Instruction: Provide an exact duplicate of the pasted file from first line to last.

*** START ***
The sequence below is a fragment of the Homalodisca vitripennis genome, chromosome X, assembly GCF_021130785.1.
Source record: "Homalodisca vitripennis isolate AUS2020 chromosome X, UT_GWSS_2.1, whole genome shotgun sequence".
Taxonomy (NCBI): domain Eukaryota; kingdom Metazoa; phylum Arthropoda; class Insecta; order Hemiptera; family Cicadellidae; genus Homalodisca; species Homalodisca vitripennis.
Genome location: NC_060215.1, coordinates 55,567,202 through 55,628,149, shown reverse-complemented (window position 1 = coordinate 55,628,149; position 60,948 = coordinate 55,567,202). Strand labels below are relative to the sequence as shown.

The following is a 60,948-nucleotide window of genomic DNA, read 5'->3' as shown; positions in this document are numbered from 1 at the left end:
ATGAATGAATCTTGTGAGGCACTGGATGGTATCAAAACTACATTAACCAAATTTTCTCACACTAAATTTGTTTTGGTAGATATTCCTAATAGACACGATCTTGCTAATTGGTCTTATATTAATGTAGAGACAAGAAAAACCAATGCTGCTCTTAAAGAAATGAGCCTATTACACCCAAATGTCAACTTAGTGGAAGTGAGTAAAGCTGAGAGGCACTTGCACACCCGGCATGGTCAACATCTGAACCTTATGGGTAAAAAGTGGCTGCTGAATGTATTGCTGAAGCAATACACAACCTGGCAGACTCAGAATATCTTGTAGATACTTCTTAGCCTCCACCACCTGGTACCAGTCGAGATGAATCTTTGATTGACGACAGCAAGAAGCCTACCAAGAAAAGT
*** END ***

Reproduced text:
The sequence below is a fragment of the Homalodisca vitripennis genome, chromosome X, assembly GCF_021130785.1.
Source record: "Homalodisca vitripennis isolate AUS2020 chromosome X, UT_GWSS_2.1, whole genome shotgun sequence".
Taxonomy (NCBI): domain Eukaryota; kingdom Metazoa; phylum Arthropoda; class Insecta; order Hemiptera; family Cicadellidae; genus Homalodisca; species Homalodisca vitripennis.
Genome location: NC_060215.1, coordinates 55,567,202 through 55,628,149, shown reverse-complemented (window position 1 = coordinate 55,628,149; position 60,948 = coordinate 55,567,202). Strand labels below are relative to the sequence as shown.

The following is a 60,948-nucleotide window of genomic DNA, read 5'->3' as shown; positions in this document are numbered from 1 at the left end:
ATGAATGAATCTTGTGAGGCACTGGATGGTATCAAAACTACATTAACCAAATTTTCTCACACTAAATTTGTTTTGGTAGATATTCCTAATAGACACGATCTTGCTAATTGGTCTTATATTAATGTAGAGACAAGAAAAACCAATGCTGCTCTTAAAGAAATGAGCCTATTACACCCAAATGTCAACTTAGTGGAAGTGAGTAAAGCTGAGAGGCACTTGCACACCCGGCATGGTCAACATCTGAACCTTATGGGTAAAAAGTGGCTGCTGAATGTATTGCTGAAGCAATACACAACCTGGCAGACTCAGAATATCTTGTAGATACTTCTTAGCCTCCACCACCTGGTACCAGTCGAGATGAATCTTTGATTGACGACAGCAAGAAGCCTACCAAGAAAAGT